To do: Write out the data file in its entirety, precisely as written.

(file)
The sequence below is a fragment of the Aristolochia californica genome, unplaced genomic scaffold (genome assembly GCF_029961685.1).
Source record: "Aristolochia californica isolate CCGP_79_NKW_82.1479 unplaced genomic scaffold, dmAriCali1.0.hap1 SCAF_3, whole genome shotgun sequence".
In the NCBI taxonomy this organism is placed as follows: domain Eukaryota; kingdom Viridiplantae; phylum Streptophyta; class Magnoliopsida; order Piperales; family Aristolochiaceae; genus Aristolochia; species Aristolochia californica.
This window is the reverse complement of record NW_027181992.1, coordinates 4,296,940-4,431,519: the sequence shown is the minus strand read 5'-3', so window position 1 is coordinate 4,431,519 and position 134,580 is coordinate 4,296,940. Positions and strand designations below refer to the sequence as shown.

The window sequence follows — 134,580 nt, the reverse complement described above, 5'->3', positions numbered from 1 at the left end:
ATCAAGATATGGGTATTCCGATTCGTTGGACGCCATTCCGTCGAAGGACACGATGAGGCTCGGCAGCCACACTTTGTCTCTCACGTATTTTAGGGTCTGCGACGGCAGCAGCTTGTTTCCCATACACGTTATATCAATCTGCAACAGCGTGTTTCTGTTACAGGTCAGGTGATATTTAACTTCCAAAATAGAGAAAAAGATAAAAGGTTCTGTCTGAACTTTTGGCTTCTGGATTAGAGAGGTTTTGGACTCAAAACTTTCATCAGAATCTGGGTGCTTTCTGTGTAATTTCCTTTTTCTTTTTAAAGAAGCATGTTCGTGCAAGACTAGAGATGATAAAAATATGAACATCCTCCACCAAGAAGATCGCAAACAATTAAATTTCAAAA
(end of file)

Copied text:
The sequence below is a fragment of the Aristolochia californica genome, unplaced genomic scaffold (genome assembly GCF_029961685.1).
Source record: "Aristolochia californica isolate CCGP_79_NKW_82.1479 unplaced genomic scaffold, dmAriCali1.0.hap1 SCAF_3, whole genome shotgun sequence".
In the NCBI taxonomy this organism is placed as follows: domain Eukaryota; kingdom Viridiplantae; phylum Streptophyta; class Magnoliopsida; order Piperales; family Aristolochiaceae; genus Aristolochia; species Aristolochia californica.
This window is the reverse complement of record NW_027181992.1, coordinates 4,296,940-4,431,519: the sequence shown is the minus strand read 5'-3', so window position 1 is coordinate 4,431,519 and position 134,580 is coordinate 4,296,940. Positions and strand designations below refer to the sequence as shown.

The window sequence follows — 134,580 nt, the reverse complement described above, 5'->3', positions numbered from 1 at the left end:
ATCAAGATATGGGTATTCCGATTCGTTGGACGCCATTCCGTCGAAGGACACGATGAGGCTCGGCAGCCACACTTTGTCTCTCACGTATTTTAGGGTCTGCGACGGCAGCAGCTTGTTTCCCATACACGTTATATCAATCTGCAACAGCGTGTTTCTGTTACAGGTCAGGTGATATTTAACTTCCAAAATAGAGAAAAAGATAAAAGGTTCTGTCTGAACTTTTGGCTTCTGGATTAGAGAGGTTTTGGACTCAAAACTTTCATCAGAATCTGGGTGCTTTCTGTGTAATTTCCTTTTTCTTTTTAAAGAAGCATGTTCGTGCAAGACTAGAGATGATAAAAATATGAACATCCTCCACCAAGAAGATCGCAAACAATTAAATTTCAAAA